The new comedy in which Kirsten Dunst joins a duel between cheerleader squads may be titled ”Bring It On,” but that’s not what movie audiences have been saying lately about upbeat teen movies. Ticket buyers stayed away in droves from Amy Heckerling’s ”Loser,” ($15.1 million in box office earnings), the Cyrano de Bergerac remake ”Whatever It Takes” ($8.7 million), and two Freddie Prinze Jr. romances: ”Boys and Girls” ($20.6 million) and ”Down to You” ($20 million).
Though a handful of teen films have scored big at the box office this year, the winners have been more edgy than cute, emphasizing either raunchy humor (”Road Trip”) or spooky thrills (”Final Destination”). Still, Dunst, 18, insists that her movie has sleeper potential: ”We break the boundaries. This is about competitiveness and teamwork. We are not doing the same old cliché of ‘Cheerleaders are dumb, let’s make fun of them.”’
As it happens, industry insiders agree with her. Media analyst Robert Bucksbaum of ReelSource predicts that the film will knock Jennifer Lopez’s ”The Cell” out of the top spot this weekend with a healthy $12 million debut. Not only does ”Bring It On” open against competition that skews towards older, male viewers (”Art of War,” ”The Cell,” and ”The Crew”), but ”Universal has finally discovered the key that no other studio has picked up,” says Bucksbaum. ”They’ve learned that for certain smaller movies, if you target a specific audience, in this case teen girls, they’ll start your buzz, and it spreads from there.”
To lure in young female viewers, who make up 30 to 35 percent of all moviegoers, Universal bought plenty of ad time on the WB and MTV and released a can’t-miss soundtrack single, ”As Is” by Blaque and ‘N Sync heartthrob Joey Fatone. The studio also went against standard practice by downplaying the star power of Dunst and partner in cheering Eliza Dushku (”Buffy the Vampire Slayer”). Instead, the movie’s ads and trailers focus mainly on a high stakes battle between the cheerleading teams (captained by Dunst and ”Love & Basketball”’s Gabrielle Union). The interracial rivalry has generated some concern, according to one of the film’s producers. ”Just from the ads people have been calling me wanting to know who wins the competition, especially because it’s between a black team and a white team,” says executive producer Max Wong. ”On some level it’s inflammatory, because no one can figure out how we come to a satisfying ending without being un-PC in some way. So people really want to know.”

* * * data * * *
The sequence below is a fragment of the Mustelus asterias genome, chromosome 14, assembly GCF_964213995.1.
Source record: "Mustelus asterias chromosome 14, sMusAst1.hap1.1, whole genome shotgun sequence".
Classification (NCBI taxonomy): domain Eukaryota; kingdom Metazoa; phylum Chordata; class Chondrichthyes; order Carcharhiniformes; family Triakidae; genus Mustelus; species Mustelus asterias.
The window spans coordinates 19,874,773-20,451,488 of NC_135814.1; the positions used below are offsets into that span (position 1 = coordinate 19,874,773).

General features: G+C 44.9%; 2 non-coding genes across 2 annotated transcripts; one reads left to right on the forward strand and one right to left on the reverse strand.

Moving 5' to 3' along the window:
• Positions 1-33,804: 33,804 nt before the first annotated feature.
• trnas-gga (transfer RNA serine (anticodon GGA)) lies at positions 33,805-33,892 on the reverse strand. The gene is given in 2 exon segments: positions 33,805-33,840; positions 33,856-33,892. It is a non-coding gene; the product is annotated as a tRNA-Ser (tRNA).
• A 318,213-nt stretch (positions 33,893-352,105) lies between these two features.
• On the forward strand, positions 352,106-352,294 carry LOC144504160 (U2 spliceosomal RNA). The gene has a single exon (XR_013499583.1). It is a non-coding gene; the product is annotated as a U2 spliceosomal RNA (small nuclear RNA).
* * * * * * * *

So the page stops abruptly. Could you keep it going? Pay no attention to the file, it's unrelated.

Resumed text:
To woo teens who loathe the too perfect cheerleading image, the trailer pairs risky acrobatic stunts with a high energy soundtrack. But, even with the miniskirt clad cast members shaking their groove things, the flirty ads have been careful not to overhype the movie’s sex appeal — a mistake, Bucksbaum says, that Buena Vista Pictures made in selling ”Coyote Ugly.” ”Women were turned off to ‘Ugly”s ads because they showed too much skin, and conservative viewers thought it looked too racy,” he says. ”’Bring It On’ has only started lifting the skirts a little higher in the last two weeks. Their target audience is already interested, so now they’re able to point out that there are beautiful girls in the movie.”
Still, there’s one missing ingredient in the campaign: humor. ”My only complaint is that the trailers don’t show how funny the movie is,” producer Wong sighs, noting that most of the movie’s punchlines are throwaways that play better within the context of the story. ”The majority of people who see it say it’s much smarter and funnier than they thought it would be.” And next week we’ll know if she’s just cheerleading.